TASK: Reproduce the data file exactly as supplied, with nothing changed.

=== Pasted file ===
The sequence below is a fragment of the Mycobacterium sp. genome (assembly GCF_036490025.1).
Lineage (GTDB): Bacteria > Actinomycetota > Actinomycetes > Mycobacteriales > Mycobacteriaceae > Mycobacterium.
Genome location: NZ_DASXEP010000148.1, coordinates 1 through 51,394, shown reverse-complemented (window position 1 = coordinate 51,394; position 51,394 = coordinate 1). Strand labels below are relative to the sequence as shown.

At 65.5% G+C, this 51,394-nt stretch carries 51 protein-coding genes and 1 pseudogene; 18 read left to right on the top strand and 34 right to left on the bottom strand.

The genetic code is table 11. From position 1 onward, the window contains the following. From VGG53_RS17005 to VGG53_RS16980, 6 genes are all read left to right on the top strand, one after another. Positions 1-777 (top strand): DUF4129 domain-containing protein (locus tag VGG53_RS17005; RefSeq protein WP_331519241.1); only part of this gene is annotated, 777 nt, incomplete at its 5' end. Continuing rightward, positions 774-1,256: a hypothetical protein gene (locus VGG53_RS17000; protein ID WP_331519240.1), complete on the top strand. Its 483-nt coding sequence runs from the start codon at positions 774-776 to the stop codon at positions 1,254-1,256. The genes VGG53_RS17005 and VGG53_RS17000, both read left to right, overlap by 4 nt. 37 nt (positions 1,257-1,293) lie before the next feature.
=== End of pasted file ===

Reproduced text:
The sequence below is a fragment of the Mycobacterium sp. genome (assembly GCF_036490025.1).
Lineage (GTDB): Bacteria > Actinomycetota > Actinomycetes > Mycobacteriales > Mycobacteriaceae > Mycobacterium.
Genome location: NZ_DASXEP010000148.1, coordinates 1 through 51,394, shown reverse-complemented (window position 1 = coordinate 51,394; position 51,394 = coordinate 1). Strand labels below are relative to the sequence as shown.

At 65.5% G+C, this 51,394-nt stretch carries 51 protein-coding genes and 1 pseudogene; 18 read left to right on the top strand and 34 right to left on the bottom strand.

The genetic code is table 11. From position 1 onward, the window contains the following. From VGG53_RS17005 to VGG53_RS16980, 6 genes are all read left to right on the top strand, one after another. Positions 1-777 (top strand): DUF4129 domain-containing protein (locus tag VGG53_RS17005; RefSeq protein WP_331519241.1); only part of this gene is annotated, 777 nt, incomplete at its 5' end. Continuing rightward, positions 774-1,256: a hypothetical protein gene (locus VGG53_RS17000; protein ID WP_331519240.1), complete on the top strand. Its 483-nt coding sequence runs from the start codon at positions 774-776 to the stop codon at positions 1,254-1,256. The genes VGG53_RS17005 and VGG53_RS17000, both read left to right, overlap by 4 nt. 37 nt (positions 1,257-1,293) lie before the next feature.